Is there any benefit to using the flexbox solution?
The principal benefit will be more concise, easier-to-maintain code.
That's not to say there's anything wrong with position: absolute (there isn't). Just that with display: flex you can achieve more with less.
That is, once you have declared justify-content and align-items on a flex parent, you don't ...
It would help Google and other crawlers if the <head> also included:
<link rel="canonical" href="https://appropriate/url" />
content="Brief description that will appear in Google search results." />
In terms of coding style, using <br> (which should be <br />), isn't pretty.
It also indicates that ...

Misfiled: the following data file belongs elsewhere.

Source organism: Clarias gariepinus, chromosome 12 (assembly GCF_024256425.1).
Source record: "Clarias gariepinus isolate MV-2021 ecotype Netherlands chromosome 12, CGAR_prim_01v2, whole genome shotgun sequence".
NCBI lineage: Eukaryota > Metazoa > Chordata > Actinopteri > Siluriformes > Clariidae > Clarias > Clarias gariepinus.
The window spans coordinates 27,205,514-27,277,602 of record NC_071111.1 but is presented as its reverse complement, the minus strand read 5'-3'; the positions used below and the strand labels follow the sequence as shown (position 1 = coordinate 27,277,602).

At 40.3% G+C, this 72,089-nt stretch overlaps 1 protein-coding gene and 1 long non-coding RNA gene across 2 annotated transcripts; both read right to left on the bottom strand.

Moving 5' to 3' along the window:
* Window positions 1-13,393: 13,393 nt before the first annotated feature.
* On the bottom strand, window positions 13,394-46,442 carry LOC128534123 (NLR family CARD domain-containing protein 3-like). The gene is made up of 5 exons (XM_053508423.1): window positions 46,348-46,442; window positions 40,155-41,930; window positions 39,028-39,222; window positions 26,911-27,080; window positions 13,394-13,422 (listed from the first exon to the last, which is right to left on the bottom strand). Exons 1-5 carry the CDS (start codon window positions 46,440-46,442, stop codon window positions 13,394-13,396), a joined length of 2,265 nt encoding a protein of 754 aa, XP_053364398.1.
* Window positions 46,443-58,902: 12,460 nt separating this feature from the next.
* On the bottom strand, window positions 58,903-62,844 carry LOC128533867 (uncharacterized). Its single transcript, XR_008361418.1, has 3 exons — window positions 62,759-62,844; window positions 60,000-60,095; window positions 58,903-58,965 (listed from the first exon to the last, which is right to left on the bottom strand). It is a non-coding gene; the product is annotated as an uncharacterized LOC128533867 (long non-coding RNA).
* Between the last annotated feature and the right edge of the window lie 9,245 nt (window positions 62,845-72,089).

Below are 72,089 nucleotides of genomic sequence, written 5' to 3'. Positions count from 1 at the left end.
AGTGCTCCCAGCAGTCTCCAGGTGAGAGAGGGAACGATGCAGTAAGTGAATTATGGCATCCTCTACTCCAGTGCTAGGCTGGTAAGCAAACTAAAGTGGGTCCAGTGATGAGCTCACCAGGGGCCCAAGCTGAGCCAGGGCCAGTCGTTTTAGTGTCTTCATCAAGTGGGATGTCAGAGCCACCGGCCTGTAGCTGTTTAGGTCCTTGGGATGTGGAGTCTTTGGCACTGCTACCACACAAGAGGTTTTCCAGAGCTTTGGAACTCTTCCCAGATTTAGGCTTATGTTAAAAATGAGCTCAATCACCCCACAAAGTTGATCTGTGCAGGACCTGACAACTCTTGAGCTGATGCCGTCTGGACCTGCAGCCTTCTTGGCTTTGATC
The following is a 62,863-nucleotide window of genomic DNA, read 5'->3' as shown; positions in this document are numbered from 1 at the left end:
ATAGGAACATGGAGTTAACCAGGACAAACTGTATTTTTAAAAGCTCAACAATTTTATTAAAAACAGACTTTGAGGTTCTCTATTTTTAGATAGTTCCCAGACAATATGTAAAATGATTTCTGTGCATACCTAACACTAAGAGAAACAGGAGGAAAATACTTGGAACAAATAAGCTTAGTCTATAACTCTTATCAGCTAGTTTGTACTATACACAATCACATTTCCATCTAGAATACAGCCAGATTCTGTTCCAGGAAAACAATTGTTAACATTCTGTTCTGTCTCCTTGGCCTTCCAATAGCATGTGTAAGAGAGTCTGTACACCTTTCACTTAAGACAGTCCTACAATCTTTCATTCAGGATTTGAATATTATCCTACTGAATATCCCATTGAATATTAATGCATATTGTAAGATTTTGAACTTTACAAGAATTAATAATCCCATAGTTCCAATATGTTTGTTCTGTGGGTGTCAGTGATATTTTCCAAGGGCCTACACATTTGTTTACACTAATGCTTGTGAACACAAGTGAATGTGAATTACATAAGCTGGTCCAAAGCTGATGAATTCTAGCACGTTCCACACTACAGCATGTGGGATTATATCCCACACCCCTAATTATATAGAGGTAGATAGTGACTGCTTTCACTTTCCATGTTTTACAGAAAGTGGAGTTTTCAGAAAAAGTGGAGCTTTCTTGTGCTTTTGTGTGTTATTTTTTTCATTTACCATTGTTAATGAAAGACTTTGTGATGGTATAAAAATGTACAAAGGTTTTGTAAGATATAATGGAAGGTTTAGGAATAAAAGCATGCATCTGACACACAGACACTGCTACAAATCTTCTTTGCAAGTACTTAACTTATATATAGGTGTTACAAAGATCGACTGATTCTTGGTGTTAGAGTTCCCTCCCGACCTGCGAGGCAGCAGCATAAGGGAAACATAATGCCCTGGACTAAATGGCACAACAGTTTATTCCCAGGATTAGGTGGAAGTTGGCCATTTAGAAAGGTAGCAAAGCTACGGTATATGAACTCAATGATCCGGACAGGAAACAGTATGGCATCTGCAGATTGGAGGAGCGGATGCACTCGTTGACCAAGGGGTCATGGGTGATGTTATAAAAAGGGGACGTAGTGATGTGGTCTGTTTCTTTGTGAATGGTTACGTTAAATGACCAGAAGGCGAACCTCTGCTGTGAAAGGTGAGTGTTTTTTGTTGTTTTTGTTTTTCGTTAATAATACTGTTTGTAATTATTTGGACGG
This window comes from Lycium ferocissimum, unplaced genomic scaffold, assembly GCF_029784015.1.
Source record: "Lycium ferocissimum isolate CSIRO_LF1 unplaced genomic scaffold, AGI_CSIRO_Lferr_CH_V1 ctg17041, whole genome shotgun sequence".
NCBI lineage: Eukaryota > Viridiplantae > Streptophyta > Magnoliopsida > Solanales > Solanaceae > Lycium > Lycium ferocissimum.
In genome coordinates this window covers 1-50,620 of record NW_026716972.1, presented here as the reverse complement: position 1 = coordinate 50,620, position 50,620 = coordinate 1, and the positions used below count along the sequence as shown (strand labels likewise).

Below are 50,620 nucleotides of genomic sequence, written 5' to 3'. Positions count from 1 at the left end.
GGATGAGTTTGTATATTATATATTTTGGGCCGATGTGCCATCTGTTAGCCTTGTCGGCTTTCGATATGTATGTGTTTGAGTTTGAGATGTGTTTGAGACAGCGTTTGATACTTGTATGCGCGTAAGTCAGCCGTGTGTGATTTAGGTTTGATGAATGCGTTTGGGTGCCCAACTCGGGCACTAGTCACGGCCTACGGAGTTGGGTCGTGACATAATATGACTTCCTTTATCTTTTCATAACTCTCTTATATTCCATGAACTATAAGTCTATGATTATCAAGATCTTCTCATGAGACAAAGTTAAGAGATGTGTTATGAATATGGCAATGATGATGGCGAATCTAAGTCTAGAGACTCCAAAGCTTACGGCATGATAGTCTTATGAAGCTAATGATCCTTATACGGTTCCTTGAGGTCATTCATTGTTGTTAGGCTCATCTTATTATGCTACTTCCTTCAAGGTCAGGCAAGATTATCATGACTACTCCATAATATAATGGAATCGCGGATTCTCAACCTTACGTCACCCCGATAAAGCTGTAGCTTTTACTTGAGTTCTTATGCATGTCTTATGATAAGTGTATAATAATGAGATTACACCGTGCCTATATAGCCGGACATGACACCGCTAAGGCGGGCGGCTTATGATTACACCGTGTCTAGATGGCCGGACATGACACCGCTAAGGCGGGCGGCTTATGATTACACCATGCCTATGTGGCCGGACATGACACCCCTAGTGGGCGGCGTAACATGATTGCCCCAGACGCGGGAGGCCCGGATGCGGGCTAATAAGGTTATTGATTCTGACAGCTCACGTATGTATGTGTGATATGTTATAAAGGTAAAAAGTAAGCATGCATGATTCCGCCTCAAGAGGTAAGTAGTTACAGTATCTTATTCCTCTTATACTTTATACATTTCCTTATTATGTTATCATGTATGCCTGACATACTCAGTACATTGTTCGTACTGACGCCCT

I wanted to know if this form is safe for my users and if it will work on most devices.
Your HTML form will definitely work on all devices. But as for being 'safe for users', that would probably depend on your backend code you are using to submit your form eg PHP. You would use PHP (or some other backend language eg Python) to handle the submitted data. The ...
all a tags have a padding of 10 according to you css. the <li> tags have anchor tags @RoTaRa's suggestion "Prefer a child combinator instead of a descendant combinator if possible: .dropdown > ul." make sure, you use !important for the new padding; i.e. padding: 0px!important;
You probably want to reset the margin and padding of li items, too.
Using float to layout elements horizontally is outdated. Using flexbox should be preferred nowadays. That would also make overflow: auto redundant.
Prefer a child combinator instead of a descendant combinator if possible: .dropdown > ul.
A dropdown on hover isn't usable on a touch ...